Rail Non Skid
I like the neoprene non skid that Waterat glues to the rail of their boats. It gives good grip, is nice to hike on, and doesn't wear out your shorts and your shins. It does not last forever! Replacing it is one of the worst maintenance jobs on a 505!
Some other popular choices are:
motorcycle tire - the knobby tread gives excellent traction for the trapeze hand, but it makes hiking more uncomfortable, and is harder on your shorts;
sand in gelcoat - simple, easy, long lasting, and designed to sand your shorts and shins;
- road bike tire - lasts longer than
neoprene, easier on your shorts than sand in gelcoat or motorcycle tires, doesn't give as good a grip as neoprene.
What you Need
Waterat uses a neoprene strip with one edge and one end beveled. The bevel allows for a nice transition at the edge of the neoprene. You could bevel it yourself, but it is far easier to buy it already beveled from Waterat. You will need a high quality waterproof contact cement, some sandpaper, and a nice sharp chisel. I have seen people use epoxy to bond the neoprene to the rail. BAD IDEA! The epoxy will soak into the neoprene and harden it, and sooner or
later the neoprene will wear out, and you will need to replace it. If you thought removing contact cement was a pain, just try epoxy!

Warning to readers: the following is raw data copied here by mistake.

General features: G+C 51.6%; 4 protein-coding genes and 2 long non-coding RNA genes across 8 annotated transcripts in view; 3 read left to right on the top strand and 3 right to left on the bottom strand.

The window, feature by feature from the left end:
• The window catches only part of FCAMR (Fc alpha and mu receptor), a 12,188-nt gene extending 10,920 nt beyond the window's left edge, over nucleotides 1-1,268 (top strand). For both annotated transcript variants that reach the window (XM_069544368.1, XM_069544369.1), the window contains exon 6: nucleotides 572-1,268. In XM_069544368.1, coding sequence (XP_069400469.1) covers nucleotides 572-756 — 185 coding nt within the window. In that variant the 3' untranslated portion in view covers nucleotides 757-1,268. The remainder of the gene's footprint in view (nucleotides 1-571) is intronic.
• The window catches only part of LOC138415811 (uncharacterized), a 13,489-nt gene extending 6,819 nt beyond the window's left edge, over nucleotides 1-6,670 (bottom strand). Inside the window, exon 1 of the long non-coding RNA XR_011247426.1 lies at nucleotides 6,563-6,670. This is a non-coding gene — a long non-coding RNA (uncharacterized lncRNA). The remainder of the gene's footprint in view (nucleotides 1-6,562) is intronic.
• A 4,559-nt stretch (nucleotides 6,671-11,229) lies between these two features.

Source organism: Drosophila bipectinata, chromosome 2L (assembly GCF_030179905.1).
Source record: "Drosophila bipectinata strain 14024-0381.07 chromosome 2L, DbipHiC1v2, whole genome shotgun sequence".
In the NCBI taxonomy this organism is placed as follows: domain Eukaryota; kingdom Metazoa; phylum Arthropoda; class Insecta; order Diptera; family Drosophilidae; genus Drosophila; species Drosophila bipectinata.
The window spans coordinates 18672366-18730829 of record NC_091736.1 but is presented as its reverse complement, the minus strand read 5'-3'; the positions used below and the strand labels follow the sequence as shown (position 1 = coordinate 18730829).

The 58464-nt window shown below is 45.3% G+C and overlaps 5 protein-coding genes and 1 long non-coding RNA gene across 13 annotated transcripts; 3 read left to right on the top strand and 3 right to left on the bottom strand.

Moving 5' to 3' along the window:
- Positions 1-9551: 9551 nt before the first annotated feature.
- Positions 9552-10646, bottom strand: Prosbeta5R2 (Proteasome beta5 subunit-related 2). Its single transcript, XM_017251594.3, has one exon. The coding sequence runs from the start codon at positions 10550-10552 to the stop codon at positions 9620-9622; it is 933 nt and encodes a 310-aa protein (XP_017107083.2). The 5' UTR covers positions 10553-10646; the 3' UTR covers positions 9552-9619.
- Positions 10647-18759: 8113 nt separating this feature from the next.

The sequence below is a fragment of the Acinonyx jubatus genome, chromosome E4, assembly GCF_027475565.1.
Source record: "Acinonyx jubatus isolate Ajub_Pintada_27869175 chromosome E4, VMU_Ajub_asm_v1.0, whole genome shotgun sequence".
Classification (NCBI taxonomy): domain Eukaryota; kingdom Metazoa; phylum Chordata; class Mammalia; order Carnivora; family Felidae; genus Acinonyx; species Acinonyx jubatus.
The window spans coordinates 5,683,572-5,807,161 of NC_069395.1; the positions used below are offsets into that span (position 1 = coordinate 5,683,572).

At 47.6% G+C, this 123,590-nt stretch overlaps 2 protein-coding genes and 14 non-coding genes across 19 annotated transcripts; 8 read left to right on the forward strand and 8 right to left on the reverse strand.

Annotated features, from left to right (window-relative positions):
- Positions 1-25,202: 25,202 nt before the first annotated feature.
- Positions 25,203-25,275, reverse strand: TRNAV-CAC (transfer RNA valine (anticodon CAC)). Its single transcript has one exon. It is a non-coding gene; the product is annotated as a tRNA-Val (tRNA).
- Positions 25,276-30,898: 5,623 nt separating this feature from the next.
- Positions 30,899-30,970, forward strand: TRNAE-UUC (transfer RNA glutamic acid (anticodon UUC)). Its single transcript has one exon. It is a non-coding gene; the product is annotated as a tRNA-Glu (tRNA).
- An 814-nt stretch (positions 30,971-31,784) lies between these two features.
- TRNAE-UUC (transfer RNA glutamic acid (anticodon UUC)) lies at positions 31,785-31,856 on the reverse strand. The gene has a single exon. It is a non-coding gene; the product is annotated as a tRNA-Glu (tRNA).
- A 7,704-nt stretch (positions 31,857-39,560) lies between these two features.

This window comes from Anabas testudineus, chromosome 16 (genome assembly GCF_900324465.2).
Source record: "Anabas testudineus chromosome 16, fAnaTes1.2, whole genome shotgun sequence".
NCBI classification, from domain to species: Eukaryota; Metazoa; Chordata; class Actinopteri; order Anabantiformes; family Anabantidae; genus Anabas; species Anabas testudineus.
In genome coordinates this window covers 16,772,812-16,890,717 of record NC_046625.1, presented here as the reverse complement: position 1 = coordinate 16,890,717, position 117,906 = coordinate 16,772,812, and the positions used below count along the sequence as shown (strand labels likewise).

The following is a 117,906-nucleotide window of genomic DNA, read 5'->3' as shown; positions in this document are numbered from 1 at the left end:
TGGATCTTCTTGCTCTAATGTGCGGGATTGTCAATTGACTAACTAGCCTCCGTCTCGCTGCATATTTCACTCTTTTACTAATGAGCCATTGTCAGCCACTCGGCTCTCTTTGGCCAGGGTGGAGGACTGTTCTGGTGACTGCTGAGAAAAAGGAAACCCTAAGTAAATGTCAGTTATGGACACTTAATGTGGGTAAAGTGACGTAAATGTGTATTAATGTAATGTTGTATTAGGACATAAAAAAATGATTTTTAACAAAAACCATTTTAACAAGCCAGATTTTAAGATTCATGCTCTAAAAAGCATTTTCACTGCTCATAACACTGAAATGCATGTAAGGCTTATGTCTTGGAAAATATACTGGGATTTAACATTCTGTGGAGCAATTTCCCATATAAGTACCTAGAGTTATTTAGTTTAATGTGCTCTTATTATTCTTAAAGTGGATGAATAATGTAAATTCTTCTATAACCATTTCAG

Removing The Old Neoprene
This takes forever! I start from the edge of the neoprene bonded to the top of the tank. I slide the chisel underneath the edge, and push in. The idea is to scrape the neoprene and the old contact cement, off the gelcoat surface, without scratching the gelcoat surface. Grab the corner of neoprene as soon as you can, and pull up on it. You keep scraping at the glue - gelcoat join, with a short tapping or pushing motion. The chisel doesn't scrape the corner all that well; I find it quicker to remove the neoprene in two pieces,
top first, then side. Have patience, this will take a long time. Use the sharpest chisel you can find, otherwise you will chew up the gelcoat. Chisels are dangerous implements. Be careful as you hold the peeled-off neoprene in one hand and scrape with the chisel in the other (My left thumb is bandaged as I write this due to the chisel trying to cut the end off my thumb!
Preparing to Install the New Neoprene
Once you have all the old neoprene off, go back over the uncovered area with the chisel, removing any leftover contact cement. I often find cracks in the rail from past collisions and repair them now. If you left any serious scratches from the chisel, those can be fixed now as well.
Lightly sand the uncovered area so the new contact cement will stick. The neoprene must be cut to fit around the guy cleat pads, and the twing fairleads. When all that is done, coat the inner side of the neoprene with a thick coating of contact cement (the neoprene
soaks up quite a lot). Then coat the rail. Wait the appropriate amount of time (read the directions on your contact cement), and then starting at one end, lay down the neoprene. Be especially careful to force the edges down flat. A small block of wood can help here.
I have replaced the neoprene on my 12 year old Waterat two or three times, and am just replacing the neoprene on my 5 year old Waterat, for the first time.